With donors to the university threatening to withdraw financial support following the recent Virginia Tech costume controversy, more than 1,100 Penn State students plan to show their support by wearing the school's colors -- maroon and orange -- today.
Photos showing two Penn State students dressed as victims of April's Virginia Tech shooting surfaced last Thursday, nearly a week after Virginia Tech's athletic department thanked Penn State for the students' outpouring of sympathy.
Multiple online groups have since been formed to express renewed support for the victims of April's tragedy.
Penn State spokeswoman Lisa Powers, in a Dec. 7 e-mail to several colleagues, called for "a group of students (maybe student government leaders) to 'spontaneously' put together a Facebook site for Penn Staters to go and show their support for Virginia Tech."
Powers also wrote in the e-mail about how many people have posted online about Penn State's responsibility.
"We are getting hammered by the Virginia television station, and it's only a matter of time before it takes on a bigger life," she wrote in the e-mail.
Powers said she has fielded concerns from members of the community regarding how Penn State could show support. But she said she only encouraged a united support by students.
"If students made the group, then it was by their own doing," she said yesterday.
In the e-mail, Powers suggested "Penn Staters who care about Virginia Tech" as a possible group name. Days later, Jay Chamberlin, University Park Undergraduate Association's (UPUA) internal development committee chairman, created a Facebook group named "Penn State STILL supports Virginia Tech."
At a UPUA meeting last night, both UPUA President Hillary Lewis and UPUA Media Director Sean Meloy defended the authenticity of the group.
"The e-mails were in an advisory fashion, and the administration is not telling us what to do," Meloy said.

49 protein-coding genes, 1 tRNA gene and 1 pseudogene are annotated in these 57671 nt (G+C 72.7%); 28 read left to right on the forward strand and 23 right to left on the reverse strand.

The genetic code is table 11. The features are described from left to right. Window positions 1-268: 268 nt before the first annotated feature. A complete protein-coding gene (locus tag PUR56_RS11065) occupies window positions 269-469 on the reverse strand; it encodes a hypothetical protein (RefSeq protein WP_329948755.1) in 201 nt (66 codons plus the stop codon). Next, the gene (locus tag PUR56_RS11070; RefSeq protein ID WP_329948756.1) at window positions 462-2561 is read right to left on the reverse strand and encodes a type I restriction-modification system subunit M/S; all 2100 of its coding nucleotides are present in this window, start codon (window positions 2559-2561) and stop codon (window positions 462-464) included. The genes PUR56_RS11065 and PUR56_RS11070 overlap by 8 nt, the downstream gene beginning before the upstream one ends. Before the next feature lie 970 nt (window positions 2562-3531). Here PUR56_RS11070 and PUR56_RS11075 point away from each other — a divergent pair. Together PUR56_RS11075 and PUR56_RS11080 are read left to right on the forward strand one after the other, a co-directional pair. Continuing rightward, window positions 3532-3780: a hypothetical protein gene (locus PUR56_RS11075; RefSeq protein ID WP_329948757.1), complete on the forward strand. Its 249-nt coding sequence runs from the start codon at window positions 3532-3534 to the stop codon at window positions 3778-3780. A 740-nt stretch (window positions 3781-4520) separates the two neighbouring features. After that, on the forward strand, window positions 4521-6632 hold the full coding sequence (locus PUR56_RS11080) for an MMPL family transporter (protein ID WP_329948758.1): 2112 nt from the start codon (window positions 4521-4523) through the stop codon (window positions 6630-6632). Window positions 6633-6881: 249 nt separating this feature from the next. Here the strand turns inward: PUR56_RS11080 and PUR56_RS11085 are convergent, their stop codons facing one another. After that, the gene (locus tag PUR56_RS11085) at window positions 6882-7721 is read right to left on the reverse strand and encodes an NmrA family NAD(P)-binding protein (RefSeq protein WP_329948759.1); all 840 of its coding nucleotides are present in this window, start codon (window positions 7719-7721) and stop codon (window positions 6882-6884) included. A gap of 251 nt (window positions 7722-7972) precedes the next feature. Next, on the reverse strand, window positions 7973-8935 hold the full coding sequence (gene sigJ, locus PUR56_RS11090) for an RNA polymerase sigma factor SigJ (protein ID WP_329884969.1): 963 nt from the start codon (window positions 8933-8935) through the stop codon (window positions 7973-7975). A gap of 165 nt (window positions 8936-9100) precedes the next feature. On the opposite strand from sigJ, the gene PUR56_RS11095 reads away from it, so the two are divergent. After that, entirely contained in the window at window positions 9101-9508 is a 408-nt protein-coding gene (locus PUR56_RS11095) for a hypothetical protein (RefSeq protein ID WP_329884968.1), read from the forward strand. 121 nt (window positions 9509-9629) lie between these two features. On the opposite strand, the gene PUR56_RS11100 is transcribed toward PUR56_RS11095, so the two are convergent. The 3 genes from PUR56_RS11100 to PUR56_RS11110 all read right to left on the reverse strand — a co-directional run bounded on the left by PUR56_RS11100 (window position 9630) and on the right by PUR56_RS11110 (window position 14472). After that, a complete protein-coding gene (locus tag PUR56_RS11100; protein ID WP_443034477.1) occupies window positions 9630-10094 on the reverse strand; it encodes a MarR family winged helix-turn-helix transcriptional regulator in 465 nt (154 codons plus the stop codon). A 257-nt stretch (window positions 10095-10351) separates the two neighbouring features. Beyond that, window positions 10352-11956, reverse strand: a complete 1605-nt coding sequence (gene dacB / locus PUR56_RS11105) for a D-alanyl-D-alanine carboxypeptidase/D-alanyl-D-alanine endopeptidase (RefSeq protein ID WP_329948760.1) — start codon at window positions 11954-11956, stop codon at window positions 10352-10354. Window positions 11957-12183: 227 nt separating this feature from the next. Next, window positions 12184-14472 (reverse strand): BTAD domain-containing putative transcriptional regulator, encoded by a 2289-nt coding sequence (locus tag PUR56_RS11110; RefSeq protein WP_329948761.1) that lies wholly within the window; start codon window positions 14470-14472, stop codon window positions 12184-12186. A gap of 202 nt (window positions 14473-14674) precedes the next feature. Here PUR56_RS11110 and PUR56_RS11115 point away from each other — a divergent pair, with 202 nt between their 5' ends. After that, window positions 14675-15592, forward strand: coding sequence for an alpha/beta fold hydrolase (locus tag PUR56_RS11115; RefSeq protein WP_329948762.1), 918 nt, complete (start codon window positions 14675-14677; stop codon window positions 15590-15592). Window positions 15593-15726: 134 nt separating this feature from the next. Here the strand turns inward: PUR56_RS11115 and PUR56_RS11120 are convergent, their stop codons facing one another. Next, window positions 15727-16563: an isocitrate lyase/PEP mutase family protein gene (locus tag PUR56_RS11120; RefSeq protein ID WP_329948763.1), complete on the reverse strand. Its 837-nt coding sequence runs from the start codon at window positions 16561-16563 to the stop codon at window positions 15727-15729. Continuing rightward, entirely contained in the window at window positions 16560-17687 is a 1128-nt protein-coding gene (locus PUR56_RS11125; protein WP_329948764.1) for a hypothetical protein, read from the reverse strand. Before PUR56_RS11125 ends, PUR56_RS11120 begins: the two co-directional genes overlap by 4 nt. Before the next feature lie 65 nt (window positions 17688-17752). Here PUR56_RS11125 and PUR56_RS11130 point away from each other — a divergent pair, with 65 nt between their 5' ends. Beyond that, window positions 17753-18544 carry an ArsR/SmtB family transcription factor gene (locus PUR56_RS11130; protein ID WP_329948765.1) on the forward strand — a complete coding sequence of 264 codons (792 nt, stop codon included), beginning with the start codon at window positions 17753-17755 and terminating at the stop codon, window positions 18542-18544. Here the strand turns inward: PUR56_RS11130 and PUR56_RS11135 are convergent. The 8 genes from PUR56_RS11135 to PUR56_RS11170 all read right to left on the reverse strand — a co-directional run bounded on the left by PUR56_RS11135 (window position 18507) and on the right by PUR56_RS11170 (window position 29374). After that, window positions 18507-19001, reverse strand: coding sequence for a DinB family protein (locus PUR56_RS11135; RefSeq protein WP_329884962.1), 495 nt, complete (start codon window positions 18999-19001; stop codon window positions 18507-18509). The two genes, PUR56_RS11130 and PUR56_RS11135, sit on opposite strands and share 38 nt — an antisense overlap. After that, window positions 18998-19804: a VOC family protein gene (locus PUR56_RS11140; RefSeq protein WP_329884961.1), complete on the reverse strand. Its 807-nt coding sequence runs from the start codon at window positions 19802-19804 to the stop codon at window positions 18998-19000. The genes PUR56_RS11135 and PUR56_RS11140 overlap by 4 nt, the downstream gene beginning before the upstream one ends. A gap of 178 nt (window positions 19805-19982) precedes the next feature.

Lewis said the group Chamberlin created is unaffiliated with UPUA.
Conversations on the UPUA's Executive Listserv led to the group Chamberlin created, which aims to apologize for the actions of a few students, he said.
"Students from Virginia Tech have sent me Facebook messages and e-mails saying that they appreciate the gesture," he said.
Other students have responded using Facebook also. Stephen Rohrbach (senior-economics) said he received suggestions from Virginia Tech students via e-mail as to how Penn State students might be able to show their support. He organized a Facebook event titled "Maroon and Orange Day," which urges students to dress in maroon and orange today.
"Two students did something pretty disgusting. Maybe if there's at least 50 students wearing Virginia Tech shirts [today], we can show our Penn State and Virginia Tech pride," Rohrbach said.
Still, some university donors have expressed their anger with the costumes and have pledged to withdraw support.
One of these donors is Virginia resident Sandy Schlaudecker, whose husband, Jim, is a Penn State graduate, and whose son attends Virginia Tech and experienced the tragedy. Schlaudecker's neighbor was killed in the shooting.
She said, through tears, that her son, Adam, was a victim "in that his whole school was shut down."
Schlaudecker has vowed to remove monetary support of Penn State and has encouraged Proctor & Gamble, which doubled the family's gifts, to do the same. Schlaudecker would not disclose how much money she has donated.
"I will wait until I get my little solicitation in the mail and send it back empty," Schlaudecker said. "I would donate, but there's going to have to be something that's very, very public that I'm going to hear about."
Bernard Seneway, Class of 1972, wrote that he "will not support a university that condones this type of behavior" in a letter to the editor to The Daily Collegian.
"If these students are attending any PSU campus in September 2008, the Penn Star Electronics endowed scholarship will be closed," he also wrote in the letter.
-- Collegian Staff Writer Lauren Boyer contributed to this report.